Other GABAa receptor modulators

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Gaboxadol (9) is a selective extrasynaptic GABA receptor agonist in late-stage investigation for the treatment of insomnia. The action of this compound was extensively reviewed in Chebib et al. [13] and updated in Wafford et al. [23]. Nevertheless, the sponsor companies Merck & Co., Inc., and H. Lundbeck A/S announced in March 2007 that the results from recently completed clinical studies do not support further development and announced the discontinuation of their joint development program for gaboxadol.

Tiagabine (10), a GABA reuptake inhibitor launched for epilepsy, is undergoing clinical trials for insomnia. Tiagabine 4, 6 and 8 mg significantly increased slow-wave sleep, with a significant decrease in Stage 1 sleep. Tiagabine was generally well tolerated, with doses of less than 6 mg having tolerability profiles similar to that of placebo. The 8-mg dose, however, was associated with troublesome adverse events [24].

A phase II study of EVT-201, a partial positive modulator of GABAA receptor, has recently been initiated in the US in elderly patients with chronic insomnia with the maintenance as primary endpoint (no structure disclosed).

NG2-73 is a GABAA receptor partial agonist that, according to the information given by the company, modulates preferentially the a3 subunit - a subunit that is hypothesized to be associated with sleep induction - and is undergoing phase II trials for chronic insomnia with primary endpoints measuring sleep onset as well as maintenance (no structure disclosed) [25].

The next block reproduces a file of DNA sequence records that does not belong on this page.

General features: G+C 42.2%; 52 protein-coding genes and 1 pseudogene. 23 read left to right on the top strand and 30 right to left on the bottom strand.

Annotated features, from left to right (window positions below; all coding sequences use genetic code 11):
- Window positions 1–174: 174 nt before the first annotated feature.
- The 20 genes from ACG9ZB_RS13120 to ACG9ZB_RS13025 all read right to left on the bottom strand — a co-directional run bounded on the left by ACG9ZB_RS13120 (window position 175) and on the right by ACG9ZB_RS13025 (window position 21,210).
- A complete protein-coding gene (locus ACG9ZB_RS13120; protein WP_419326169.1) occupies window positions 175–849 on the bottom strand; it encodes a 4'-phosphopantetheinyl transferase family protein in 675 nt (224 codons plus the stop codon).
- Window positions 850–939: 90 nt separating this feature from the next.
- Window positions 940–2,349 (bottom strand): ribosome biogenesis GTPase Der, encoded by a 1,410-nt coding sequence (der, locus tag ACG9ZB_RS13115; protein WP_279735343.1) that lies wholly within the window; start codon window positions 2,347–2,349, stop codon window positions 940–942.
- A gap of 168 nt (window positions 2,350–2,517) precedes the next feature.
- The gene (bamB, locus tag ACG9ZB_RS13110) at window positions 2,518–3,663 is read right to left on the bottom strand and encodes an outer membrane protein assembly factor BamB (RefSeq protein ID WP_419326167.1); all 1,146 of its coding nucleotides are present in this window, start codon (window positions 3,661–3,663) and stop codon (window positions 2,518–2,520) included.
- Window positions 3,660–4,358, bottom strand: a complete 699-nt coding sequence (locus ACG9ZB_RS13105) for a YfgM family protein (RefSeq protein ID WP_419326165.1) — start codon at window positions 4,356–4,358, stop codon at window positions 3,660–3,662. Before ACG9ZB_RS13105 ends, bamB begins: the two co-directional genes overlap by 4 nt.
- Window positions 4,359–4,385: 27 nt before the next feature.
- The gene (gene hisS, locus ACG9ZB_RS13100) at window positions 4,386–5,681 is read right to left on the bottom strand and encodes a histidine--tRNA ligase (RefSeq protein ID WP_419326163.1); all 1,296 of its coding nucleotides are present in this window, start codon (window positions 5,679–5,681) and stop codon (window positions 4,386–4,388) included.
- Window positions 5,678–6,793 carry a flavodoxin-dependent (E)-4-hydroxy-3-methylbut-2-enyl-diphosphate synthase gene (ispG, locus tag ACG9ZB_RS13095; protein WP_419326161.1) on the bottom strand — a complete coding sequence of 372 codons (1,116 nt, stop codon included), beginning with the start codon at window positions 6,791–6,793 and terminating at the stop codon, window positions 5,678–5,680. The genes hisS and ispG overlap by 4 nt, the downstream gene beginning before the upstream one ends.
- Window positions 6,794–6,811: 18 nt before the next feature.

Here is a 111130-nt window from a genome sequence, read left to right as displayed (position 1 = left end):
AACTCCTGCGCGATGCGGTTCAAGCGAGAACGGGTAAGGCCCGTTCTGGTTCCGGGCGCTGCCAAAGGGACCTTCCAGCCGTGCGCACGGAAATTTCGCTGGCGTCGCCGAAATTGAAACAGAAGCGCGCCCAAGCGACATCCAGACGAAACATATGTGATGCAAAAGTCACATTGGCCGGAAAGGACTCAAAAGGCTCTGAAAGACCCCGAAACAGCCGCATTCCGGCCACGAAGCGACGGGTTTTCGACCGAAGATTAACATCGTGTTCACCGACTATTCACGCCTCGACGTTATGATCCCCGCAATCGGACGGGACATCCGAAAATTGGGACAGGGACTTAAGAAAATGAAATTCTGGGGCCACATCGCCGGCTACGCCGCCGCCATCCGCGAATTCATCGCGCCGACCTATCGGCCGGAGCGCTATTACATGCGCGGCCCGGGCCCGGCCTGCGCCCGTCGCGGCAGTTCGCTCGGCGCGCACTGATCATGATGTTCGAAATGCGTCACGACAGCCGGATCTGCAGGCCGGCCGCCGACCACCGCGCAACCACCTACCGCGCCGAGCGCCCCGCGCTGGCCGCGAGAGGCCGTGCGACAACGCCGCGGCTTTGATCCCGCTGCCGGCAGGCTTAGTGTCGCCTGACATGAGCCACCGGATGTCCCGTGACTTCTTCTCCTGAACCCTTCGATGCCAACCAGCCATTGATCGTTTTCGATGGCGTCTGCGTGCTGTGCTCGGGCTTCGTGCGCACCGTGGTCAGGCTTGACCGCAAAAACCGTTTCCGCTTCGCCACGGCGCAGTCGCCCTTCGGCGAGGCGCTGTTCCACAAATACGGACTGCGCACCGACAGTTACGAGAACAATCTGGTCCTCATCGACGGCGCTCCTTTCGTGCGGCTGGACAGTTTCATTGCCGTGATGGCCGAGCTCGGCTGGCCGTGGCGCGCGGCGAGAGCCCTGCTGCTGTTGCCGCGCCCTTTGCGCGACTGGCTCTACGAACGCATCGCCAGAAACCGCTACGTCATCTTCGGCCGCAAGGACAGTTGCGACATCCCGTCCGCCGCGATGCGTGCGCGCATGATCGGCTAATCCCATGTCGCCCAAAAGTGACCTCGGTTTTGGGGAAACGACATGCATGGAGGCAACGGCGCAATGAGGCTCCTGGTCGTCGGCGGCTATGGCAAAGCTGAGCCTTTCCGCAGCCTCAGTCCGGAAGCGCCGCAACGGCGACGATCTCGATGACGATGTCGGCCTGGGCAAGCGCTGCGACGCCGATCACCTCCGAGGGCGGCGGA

Gaboxadol (9)

Tiagabine (10)

Gaboxadol (9)

Tiagabine (10)


Melatonin, secreted by the pineal gland, is produced at night to aid the body in regulating sleep-wake cycles. The amount of melatonin the body produces decreases with age, which may explain why the elderly suffer from insomnia more frequently than the general population. Melatonin may be helpful in treating patients with insomnia, however, its short half-life (minutes) limits its therapeutic use. A mela-tonin prolonged-release formulation (Circadin*) is currently undergoing a phase III study in the treatment of insomnia patients with low endogenous melatonin [26].

To mimic melatonin action and increase the half-life is the goal of melatonin receptor agonists, which are the more recent addition to the insomnia therapeutic armamentarium. These compounds, in addition to use for insomnia, may have potential application in the synchronization of disturbed circadian rhythms, sleep disturbances in the elderly, seasonal depression and jet lag, to name a few. Furthermore, studies have shown that melatonin receptor agonists do not induce any of the hypothermic, hypotensive or bradycardic effects caused by melatonin in humans [27,28].

Melatonin receptor agonists and their relevance for the treatment of sleep disorders and major depression have been previously reviewed in Ann. Rep. Med. Chem., volume 39 [29]. Since then, ramelteon has been approved, representing an important milestone for the proof of concept of this target, and has opened new possibilities for research.

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The Insomnia Battle

The Insomnia Battle

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